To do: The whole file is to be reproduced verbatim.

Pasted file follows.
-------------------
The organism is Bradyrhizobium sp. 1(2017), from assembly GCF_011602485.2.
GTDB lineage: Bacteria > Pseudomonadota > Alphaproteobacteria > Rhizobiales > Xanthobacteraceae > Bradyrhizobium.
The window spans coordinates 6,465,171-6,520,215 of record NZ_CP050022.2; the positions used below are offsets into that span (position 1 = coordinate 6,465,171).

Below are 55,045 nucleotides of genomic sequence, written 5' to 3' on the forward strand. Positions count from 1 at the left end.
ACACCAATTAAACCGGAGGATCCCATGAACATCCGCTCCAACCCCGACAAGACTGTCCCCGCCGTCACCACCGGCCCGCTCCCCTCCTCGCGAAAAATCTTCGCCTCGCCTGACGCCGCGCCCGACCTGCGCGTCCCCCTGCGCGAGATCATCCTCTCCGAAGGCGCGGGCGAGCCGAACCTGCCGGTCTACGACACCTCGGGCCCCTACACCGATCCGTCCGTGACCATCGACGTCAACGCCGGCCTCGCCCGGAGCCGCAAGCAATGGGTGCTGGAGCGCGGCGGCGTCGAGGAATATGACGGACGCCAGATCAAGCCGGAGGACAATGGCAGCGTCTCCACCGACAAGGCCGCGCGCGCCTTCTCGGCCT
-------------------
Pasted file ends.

The organism is Bradyrhizobium sp. 1(2017), from assembly GCF_011602485.2.
GTDB lineage: Bacteria > Pseudomonadota > Alphaproteobacteria > Rhizobiales > Xanthobacteraceae > Bradyrhizobium.
The window spans coordinates 6,465,171-6,520,215 of record NZ_CP050022.2; the positions used below are offsets into that span (position 1 = coordinate 6,465,171).

Below are 55,045 nucleotides of genomic sequence, written 5' to 3' on the forward strand. Positions count from 1 at the left end.
ACACCAATTAAACCGGAGGATCCCATGAACATCCGCTCCAACCCCGACAAGACTGTCCCCGCCGTCACCACCGGCCCGCTCCCCTCCTCGCGAAAAATCTTCGCCTCGCCTGACGCCGCGCCCGACCTGCGCGTCCCCCTGCGCGAGATCATCCTCTCCGAAGGCGCGGGCGAGCCGAACCTGCCGGTCTACGACACCTCGGGCCCCTACACCGATCCGTCCGTGACCATCGACGTCAACGCCGGCCTCGCCCGGAGCCGCAAGCAATGGGTGCTGGAGCGCGGCGGCGTCGAGGAATATGACGGACGCCAGATCAAGCCGGAGGACAATGGCAGCGTCTCCACCGACAAGGCCGCGCGCGCCTTCTCGGCCT